DEAR ABBY: My 24-year-old daughter married her high school sweetheart whom she has been with for nine years. He was unfaithful to her while they were dating. They have been married a year now, and he has been unfaithful several more times during their married life.
She has left him twice. The second time she filed for divorce, but he talked her into taking him back. He promises to be faithful to her now.
They are so young, and I hate to see her live a life with a man who is a cheater. There are no children, and my daughter has a college education. Abby, my question is: After repeated cheating, do men ever become faithful husbands? -- SICK WITH WORRY IN MONTANA
DEAR SICK WITH WORRY: Because your son-in-law continued being unfaithful to your daughter more than once, I seriously doubt that he's going to quit. When a man -- or woman -- forms a pattern of cheating, it rarely stops. I hope your daughter understands that before having children.
DEAR ABBY: My 6-year-old daughter "Kaylee" recently spent a weekend with her grandparents. While she was there, they bought her several gifts.
Today her grandmother called and asked to have one of the gifts back. A friend of hers would like to have the decorative musical instruments she gave to Kaylee. Grandma's idea is to offer to buy something else for my daughter and "trade."
I don't know how to handle this. I can't imagine asking someone to return a present I had given him or her. Kaylee loves the instruments and has been playing with them every day since she received them. However, I think her grandma (my stepmother) will be upset if I don't go along with her plan. Abby, help! -- AGHAST IN SAN FRANCISCO
DEAR AGHAST: Once a gift is given, it belongs to the person who received it. Of course, your stepmother can offer your daughter the idea of a "trade." However, if Kaylee isn't keen on the idea, then you must tell Grandma her idea went over like a lead balloon and her friend is out of luck.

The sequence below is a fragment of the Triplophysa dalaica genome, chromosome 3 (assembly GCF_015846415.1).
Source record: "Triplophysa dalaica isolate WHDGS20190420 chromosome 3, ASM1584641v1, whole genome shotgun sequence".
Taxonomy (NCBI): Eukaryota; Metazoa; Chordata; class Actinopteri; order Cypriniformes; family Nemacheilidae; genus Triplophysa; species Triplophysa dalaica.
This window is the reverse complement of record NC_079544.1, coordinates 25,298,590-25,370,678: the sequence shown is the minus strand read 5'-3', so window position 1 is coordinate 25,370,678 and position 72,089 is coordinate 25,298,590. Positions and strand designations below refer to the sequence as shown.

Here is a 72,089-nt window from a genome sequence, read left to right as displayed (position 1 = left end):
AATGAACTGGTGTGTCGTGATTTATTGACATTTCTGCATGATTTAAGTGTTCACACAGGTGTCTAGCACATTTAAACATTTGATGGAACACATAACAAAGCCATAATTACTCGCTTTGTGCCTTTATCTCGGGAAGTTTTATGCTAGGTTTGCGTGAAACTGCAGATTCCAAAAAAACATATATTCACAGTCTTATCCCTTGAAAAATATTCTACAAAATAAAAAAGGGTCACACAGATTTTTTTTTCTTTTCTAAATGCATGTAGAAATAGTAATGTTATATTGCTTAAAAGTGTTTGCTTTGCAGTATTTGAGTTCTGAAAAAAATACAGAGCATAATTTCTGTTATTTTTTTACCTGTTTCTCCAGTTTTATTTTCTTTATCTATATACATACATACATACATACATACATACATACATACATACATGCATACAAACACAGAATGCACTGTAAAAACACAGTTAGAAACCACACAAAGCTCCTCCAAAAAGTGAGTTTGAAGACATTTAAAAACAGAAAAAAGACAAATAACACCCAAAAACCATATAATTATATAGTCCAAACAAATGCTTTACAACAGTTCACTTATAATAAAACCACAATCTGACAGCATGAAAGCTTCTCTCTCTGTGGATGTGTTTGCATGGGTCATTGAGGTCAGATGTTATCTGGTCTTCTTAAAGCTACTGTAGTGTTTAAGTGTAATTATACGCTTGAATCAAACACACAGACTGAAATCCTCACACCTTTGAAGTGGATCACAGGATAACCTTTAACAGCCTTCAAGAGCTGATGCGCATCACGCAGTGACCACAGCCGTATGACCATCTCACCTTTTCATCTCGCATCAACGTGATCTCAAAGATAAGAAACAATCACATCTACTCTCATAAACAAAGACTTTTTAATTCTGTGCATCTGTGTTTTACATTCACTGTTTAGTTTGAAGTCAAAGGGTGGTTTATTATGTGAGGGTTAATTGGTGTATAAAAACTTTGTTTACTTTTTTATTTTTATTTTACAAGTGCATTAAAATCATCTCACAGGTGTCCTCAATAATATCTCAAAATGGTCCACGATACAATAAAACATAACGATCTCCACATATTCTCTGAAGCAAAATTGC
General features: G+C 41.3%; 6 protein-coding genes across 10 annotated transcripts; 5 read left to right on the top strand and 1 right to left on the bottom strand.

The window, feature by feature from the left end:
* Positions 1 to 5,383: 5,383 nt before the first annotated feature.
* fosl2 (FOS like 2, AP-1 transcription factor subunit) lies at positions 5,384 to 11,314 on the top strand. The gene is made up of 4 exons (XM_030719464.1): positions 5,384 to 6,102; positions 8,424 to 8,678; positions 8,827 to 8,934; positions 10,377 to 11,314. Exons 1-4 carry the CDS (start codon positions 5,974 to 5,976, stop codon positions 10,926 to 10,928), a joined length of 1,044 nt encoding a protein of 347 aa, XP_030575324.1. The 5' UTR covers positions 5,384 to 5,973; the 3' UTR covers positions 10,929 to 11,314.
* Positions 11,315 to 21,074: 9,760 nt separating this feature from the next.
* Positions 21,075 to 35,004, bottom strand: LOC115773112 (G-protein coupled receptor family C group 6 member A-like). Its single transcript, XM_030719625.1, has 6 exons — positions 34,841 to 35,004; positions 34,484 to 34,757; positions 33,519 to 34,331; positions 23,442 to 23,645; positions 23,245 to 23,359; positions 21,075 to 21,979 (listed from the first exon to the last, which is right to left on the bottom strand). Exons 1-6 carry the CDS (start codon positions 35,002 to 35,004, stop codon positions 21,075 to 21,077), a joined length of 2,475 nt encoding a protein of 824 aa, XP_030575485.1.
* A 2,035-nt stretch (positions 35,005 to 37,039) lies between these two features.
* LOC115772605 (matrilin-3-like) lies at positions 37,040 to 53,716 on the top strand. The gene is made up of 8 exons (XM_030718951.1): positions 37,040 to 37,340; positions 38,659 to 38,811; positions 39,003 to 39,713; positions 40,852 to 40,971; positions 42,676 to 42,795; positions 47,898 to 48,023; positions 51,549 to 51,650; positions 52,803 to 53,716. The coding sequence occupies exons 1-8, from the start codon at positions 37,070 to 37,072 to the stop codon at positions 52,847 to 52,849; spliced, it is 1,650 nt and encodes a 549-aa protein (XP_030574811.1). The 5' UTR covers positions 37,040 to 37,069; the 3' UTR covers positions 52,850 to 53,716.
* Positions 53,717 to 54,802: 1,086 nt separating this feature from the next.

DEAR ABBY: It will soon be that time of year when adult children will wrack their brains to find Christmas gifts for their elderly parents. Two years ago, my daughter gave me the gift of a lifetime -- my pets' lives.
Knowing how much my dog and cats mean to me since I live alone, she and my son-in-law called to say that instead of giving me another knickknack for Christmas, my birthday or Mother's Day, they would pay all my veterinary bills for the life of each pet. It was a welcome surprise and a special, thoughtful gift.
Pets bring companionship and comfort to those of us who live alone on fixed incomes. Knowing they will have the proper veterinary care is, indeed, the gift of a lifetime. Even if you can't assume all the costs of your parents' pets, chipping in on holidays would help a lot. -- APPRECIATIVE MOM IN ILLINOIS
DEAR APPRECIATIVE MOM: I agree, and that's why I'm printing your letter. With so many people feeling stressed economically, your letter may provide the "purr-fect" solution to what to get for an older relative.
To receive a collection of Abby's most memorable -- and most frequently requested -- poems and essays, send a business-sized, self-addressed envelope, plus check or money order for $6 (U.S. funds) to: Dear Abby -- Keepers Booklet, P.O. Box 447, Mount Morris, IL 61054-0447. (Postage is included in the price.)